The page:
And how do they improve? First, these players embrace challenges, because they know that they will come out stronger on the other side.
Similarly, obstacles – external setbacks – do not discourage these players, at least not for very long. Their self-image is not tied to their success and how they will look to others; failure is an opportunity to learn, and so they take the optimistic approach.
Effort is seen not as something useless to be avoided but as necessary to grow and master useful skills. These players recognize that mastery is a process, and the more effort they put in the more likely they are to achieve a desirable result.
Criticism and negative feedback are sources of information. That doesn’t mean that all criticism is worth integrating or that nothing is never taken personally, but at least the Growth Mindset individual recognizes that he or she can change and improve, so the negative feedback is not perceived as being directly about them as a player, but rather about their current abilities.
The success of others is seen as a source of inspiration and information. To Growth Mindset individuals, success is not seen as a zero-sum game.
And so, Growth Mindset individuals will improve and this will create a positive feedback loops that encourages them to keep learning and improving.
How can you change a pessimist to an optimist?
Regardless of the mindset players enter the gym with, there is a way to cultivate a growth mindset, to turn players from pessimists to optimists. The solution is simple, focus on the process not the outcome.
1. Embrace challenges by creating challenging opportunities for everyone.
“If you’re not chasing after the ball, you’re not working hard enough!” This was a phrase I heard during almost every dribbling drill growing up. The idea was that no matter the skill level, you can always push the ball harder, faster, further. If you were chasing after a ball, it meant you were successfully pushing your limits. Have players challenge themselves, and if they you don’t feel they are, provide some feedback.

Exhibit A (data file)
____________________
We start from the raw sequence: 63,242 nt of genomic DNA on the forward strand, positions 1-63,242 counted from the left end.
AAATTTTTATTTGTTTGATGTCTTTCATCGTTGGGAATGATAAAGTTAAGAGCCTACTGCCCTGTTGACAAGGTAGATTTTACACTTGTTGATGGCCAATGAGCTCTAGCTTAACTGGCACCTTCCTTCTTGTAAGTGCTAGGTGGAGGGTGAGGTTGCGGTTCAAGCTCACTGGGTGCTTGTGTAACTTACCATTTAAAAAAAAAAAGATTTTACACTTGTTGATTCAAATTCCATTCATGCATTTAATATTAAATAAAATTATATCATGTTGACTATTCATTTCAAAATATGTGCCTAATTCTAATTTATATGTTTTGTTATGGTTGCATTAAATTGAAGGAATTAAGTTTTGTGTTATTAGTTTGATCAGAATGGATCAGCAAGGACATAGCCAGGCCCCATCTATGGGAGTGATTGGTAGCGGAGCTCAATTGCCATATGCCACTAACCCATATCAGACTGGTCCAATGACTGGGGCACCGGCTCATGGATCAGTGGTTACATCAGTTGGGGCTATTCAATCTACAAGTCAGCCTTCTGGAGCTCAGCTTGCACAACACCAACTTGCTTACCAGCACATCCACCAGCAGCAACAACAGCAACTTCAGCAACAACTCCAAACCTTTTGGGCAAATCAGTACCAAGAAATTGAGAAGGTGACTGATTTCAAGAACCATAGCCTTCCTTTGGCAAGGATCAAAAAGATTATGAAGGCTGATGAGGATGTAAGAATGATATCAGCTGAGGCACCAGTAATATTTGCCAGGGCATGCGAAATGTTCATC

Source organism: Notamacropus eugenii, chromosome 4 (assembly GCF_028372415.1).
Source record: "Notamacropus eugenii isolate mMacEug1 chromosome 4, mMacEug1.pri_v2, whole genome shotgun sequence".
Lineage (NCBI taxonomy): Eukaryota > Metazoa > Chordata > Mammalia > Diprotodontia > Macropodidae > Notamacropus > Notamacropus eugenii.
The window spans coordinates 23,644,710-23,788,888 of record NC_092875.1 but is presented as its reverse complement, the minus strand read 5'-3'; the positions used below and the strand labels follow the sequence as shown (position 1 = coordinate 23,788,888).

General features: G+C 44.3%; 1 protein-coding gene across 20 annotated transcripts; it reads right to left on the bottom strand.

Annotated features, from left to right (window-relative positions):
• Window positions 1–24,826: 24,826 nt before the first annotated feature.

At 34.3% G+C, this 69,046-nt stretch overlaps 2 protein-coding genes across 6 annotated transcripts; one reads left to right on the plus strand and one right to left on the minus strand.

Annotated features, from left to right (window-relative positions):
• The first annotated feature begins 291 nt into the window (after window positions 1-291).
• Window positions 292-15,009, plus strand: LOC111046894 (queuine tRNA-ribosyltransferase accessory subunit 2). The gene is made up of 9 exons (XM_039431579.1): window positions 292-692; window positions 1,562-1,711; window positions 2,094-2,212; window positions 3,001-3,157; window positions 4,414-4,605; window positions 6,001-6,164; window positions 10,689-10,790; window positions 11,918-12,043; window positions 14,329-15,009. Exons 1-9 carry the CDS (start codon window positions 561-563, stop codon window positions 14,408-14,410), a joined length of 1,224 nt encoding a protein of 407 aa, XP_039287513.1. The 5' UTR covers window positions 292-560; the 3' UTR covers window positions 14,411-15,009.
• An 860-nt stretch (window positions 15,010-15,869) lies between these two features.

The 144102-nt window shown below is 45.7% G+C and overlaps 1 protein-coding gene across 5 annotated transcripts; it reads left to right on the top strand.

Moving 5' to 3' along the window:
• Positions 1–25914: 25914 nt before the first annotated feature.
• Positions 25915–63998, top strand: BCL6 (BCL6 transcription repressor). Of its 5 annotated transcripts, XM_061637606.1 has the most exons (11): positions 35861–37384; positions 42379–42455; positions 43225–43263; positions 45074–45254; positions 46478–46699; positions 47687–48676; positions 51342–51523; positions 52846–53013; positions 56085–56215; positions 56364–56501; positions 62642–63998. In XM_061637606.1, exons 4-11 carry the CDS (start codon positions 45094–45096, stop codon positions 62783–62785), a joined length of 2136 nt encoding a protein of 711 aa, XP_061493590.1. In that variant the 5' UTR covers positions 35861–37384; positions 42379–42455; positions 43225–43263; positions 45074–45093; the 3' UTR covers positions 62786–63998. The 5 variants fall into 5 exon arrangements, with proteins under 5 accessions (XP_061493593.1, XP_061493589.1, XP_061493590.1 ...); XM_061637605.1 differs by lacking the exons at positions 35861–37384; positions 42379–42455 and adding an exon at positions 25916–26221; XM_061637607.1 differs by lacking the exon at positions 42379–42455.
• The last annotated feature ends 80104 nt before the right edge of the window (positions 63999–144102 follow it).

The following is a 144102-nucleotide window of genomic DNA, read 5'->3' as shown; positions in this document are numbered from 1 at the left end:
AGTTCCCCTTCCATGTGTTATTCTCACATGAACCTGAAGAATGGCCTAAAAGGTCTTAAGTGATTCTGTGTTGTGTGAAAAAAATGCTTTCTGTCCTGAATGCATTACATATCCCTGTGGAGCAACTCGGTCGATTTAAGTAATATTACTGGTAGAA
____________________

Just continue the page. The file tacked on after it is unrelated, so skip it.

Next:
2. Create an obstacle for the entire team.
This could be as simple as presenting an seemingly impossible task like a scrimmage with an older team. Many players, even the optimists on your team, may feel dejected. Turn it into a learning experience by having the other coach or players provide feedback to your team. Focus on the small improvements, not the score at the end.
3. Reward effort!
Whatever way you frame eff0rt–hardwork, hustle or heart–praise it! Everyone has the ability to work hard and all players will exhibit that effort in their own way! Praise sweat and bruises! A mentor of mine gauged every practice by whether the players were “sweatin’ and smiling”. Sometimes those smiles may be grimaces, but either way reward the effort!
4. Give descriptive feedback
The “good job’s” and “nice try’s” often serve as feedback, but they aren’t enough. They focus on the outcome! Once again, shift focus towards the process. Feedback is most effective when it is specific. If the player is having difficulty with a lay-up, ask them to focus on their feet, then reward their improved footwork on the next repetition! Offering constructive, descriptive feedback to all players, regardless of outcome, will help the learning process! Don’t forget to keep things positive!
5. Find inspiration from others
Have player look to other people for inspiration! You may need to facilitate this. Maybe a fellow teammate or an older player has had a similar experience, buddy them up! Sharing in the experience and seeing that player’s eventual success, may inspire your player and provide a sense of comraderie. The feeling that they are not alone in their successes and their failures is comforting.
Changing pessimists to optimists is no small task. As is true of most things, pessimism and optimism occur on a spectrum, we all have moments of both. Inevitably you will not reach every may be the key! Are you up for the challenge?player; it’s a process.  Adopting an optimistic, growth mindset of your own like Mr. Stride, is key! Are you up for the challenge?
Feel free to share your thoughts and comments below!